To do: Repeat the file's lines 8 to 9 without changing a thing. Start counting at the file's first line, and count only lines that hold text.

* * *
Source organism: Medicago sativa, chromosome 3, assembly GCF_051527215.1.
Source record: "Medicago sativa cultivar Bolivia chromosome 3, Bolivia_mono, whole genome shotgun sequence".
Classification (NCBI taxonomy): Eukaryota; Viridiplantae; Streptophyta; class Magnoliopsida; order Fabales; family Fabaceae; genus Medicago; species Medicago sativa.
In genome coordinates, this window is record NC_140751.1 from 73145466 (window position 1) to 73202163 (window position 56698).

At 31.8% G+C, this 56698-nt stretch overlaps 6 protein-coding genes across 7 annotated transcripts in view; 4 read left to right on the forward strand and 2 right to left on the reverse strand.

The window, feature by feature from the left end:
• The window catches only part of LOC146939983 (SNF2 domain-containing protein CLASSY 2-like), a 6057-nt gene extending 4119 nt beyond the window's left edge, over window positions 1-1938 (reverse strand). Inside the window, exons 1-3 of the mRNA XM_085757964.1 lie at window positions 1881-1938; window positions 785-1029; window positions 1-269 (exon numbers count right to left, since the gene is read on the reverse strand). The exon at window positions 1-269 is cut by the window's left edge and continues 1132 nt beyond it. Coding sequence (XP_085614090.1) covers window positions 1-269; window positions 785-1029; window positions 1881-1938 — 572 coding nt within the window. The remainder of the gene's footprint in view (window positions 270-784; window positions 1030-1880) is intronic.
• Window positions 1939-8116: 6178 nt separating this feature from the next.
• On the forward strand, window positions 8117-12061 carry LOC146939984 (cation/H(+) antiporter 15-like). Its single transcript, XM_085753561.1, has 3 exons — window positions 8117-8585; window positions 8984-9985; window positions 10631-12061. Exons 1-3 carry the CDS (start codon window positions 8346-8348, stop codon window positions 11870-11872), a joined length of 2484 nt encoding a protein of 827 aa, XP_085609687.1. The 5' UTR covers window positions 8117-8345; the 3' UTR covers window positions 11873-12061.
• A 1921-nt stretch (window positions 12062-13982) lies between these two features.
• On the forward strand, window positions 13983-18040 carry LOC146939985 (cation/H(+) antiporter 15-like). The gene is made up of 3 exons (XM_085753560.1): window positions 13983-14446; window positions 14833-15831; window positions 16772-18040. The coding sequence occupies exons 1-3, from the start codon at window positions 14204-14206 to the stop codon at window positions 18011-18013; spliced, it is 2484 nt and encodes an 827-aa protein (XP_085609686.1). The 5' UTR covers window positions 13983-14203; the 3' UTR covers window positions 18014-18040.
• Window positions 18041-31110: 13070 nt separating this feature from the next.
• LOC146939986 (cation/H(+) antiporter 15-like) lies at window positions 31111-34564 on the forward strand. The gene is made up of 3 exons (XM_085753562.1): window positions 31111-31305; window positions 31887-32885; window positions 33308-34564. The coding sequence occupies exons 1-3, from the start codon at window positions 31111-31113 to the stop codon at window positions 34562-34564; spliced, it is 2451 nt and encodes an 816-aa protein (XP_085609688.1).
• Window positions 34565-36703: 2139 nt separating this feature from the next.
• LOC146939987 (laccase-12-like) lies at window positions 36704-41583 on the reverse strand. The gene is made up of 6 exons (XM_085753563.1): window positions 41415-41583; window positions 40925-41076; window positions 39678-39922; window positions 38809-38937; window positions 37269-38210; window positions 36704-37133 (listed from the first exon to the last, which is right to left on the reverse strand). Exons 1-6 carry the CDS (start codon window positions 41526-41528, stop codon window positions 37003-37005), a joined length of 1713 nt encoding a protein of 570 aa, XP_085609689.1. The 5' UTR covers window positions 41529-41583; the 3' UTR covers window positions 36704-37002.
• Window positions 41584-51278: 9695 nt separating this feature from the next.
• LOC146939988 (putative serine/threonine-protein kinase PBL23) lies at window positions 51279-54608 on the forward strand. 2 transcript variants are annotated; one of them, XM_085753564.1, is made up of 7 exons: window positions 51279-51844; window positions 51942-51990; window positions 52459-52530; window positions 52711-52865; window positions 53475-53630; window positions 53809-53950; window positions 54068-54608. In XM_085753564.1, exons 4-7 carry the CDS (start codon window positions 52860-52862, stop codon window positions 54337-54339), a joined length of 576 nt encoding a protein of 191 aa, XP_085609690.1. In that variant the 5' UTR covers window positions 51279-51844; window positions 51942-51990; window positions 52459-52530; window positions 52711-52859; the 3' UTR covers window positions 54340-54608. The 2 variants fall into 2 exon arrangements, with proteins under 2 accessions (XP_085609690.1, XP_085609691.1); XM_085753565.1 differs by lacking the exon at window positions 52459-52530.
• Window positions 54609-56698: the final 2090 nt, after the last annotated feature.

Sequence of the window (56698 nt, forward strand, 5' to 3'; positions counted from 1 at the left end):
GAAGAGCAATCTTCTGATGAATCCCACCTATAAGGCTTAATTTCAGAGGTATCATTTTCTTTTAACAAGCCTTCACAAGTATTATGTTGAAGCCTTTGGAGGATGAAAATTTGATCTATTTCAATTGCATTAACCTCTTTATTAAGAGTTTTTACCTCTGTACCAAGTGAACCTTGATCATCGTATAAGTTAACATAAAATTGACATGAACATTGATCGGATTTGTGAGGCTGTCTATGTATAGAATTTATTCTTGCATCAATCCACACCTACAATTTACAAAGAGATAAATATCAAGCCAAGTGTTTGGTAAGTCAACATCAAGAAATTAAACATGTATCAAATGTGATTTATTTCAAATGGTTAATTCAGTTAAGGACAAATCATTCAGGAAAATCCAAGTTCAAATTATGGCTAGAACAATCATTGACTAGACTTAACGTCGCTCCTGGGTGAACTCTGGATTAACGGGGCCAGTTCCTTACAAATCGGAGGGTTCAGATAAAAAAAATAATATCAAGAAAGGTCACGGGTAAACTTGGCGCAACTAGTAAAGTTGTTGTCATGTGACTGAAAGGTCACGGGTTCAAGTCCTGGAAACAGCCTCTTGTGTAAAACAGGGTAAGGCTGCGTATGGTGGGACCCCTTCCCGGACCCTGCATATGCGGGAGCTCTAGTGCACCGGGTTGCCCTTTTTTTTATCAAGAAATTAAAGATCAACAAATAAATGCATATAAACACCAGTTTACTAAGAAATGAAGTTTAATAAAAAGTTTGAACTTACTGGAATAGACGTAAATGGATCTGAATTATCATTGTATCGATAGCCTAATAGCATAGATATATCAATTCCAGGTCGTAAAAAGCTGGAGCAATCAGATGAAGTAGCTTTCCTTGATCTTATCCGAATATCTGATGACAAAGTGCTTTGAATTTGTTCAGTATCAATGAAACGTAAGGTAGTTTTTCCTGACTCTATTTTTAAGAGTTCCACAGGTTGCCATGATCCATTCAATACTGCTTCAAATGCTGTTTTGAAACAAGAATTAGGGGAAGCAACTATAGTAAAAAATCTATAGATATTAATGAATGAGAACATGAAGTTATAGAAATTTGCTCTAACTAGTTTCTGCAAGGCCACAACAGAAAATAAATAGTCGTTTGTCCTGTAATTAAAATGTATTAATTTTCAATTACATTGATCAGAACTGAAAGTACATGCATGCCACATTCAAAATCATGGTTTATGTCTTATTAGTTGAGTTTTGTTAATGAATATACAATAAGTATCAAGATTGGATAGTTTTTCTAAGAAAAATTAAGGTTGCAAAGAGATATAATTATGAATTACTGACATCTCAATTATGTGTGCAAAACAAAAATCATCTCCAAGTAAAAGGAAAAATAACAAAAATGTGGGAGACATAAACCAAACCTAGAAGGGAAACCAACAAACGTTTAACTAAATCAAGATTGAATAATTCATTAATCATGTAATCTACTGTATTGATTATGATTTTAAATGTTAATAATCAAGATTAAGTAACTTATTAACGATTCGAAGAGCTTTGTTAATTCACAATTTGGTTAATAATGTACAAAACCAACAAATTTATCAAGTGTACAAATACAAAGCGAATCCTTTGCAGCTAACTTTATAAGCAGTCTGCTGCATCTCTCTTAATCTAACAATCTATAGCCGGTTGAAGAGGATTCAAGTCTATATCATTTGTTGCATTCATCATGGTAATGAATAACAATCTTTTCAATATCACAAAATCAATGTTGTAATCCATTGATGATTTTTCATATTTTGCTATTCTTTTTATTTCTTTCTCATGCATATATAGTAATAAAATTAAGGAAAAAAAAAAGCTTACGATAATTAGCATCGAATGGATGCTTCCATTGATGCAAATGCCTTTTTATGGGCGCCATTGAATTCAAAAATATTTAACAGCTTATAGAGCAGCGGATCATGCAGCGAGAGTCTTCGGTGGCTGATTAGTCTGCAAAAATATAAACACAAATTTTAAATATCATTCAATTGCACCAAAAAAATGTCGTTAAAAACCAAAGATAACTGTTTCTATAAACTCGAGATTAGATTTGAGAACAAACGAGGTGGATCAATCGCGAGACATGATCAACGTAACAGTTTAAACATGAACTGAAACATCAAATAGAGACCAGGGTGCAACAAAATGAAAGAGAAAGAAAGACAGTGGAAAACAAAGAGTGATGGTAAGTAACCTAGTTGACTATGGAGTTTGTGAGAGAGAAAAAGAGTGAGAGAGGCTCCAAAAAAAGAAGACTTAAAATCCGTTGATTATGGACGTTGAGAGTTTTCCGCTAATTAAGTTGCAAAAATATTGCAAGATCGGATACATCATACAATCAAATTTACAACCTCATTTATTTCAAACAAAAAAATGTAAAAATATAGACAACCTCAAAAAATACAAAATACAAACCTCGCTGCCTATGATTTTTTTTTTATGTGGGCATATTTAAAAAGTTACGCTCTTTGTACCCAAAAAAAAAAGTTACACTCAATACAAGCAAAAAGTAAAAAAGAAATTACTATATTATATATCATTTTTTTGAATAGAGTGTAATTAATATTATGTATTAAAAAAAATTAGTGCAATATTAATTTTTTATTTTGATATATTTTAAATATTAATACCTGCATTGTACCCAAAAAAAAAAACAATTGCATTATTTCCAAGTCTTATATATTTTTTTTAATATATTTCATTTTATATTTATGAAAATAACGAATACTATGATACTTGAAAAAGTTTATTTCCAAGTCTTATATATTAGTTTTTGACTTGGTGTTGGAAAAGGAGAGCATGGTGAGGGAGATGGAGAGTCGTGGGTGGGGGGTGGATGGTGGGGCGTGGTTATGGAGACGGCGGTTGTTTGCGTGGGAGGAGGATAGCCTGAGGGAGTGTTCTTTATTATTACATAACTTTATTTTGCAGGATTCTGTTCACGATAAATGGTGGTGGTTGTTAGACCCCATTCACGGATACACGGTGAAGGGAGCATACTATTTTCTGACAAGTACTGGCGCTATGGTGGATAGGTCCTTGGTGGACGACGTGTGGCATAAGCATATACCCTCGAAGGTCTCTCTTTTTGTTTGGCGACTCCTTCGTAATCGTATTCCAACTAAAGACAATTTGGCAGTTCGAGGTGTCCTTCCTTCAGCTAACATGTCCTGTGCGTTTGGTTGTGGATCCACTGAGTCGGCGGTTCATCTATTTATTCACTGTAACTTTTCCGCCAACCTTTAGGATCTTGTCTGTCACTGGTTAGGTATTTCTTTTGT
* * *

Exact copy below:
• Window positions 1939-8116: 6178 nt separating this feature from the next.
• On the forward strand, window positions 8117-12061 carry LOC146939984 (cation/H(+) antiporter 15-like). Its single transcript, XM_085753561.1, has 3 exons — window positions 8117-8585; window positions 8984-9985; window positions 10631-12061. Exons 1-3 carry the CDS (start codon window positions 8346-8348, stop codon window positions 11870-11872), a joined length of 2484 nt encoding a protein of 827 aa, XP_085609687.1. The 5' UTR covers window positions 8117-8345; the 3' UTR covers window positions 11873-12061.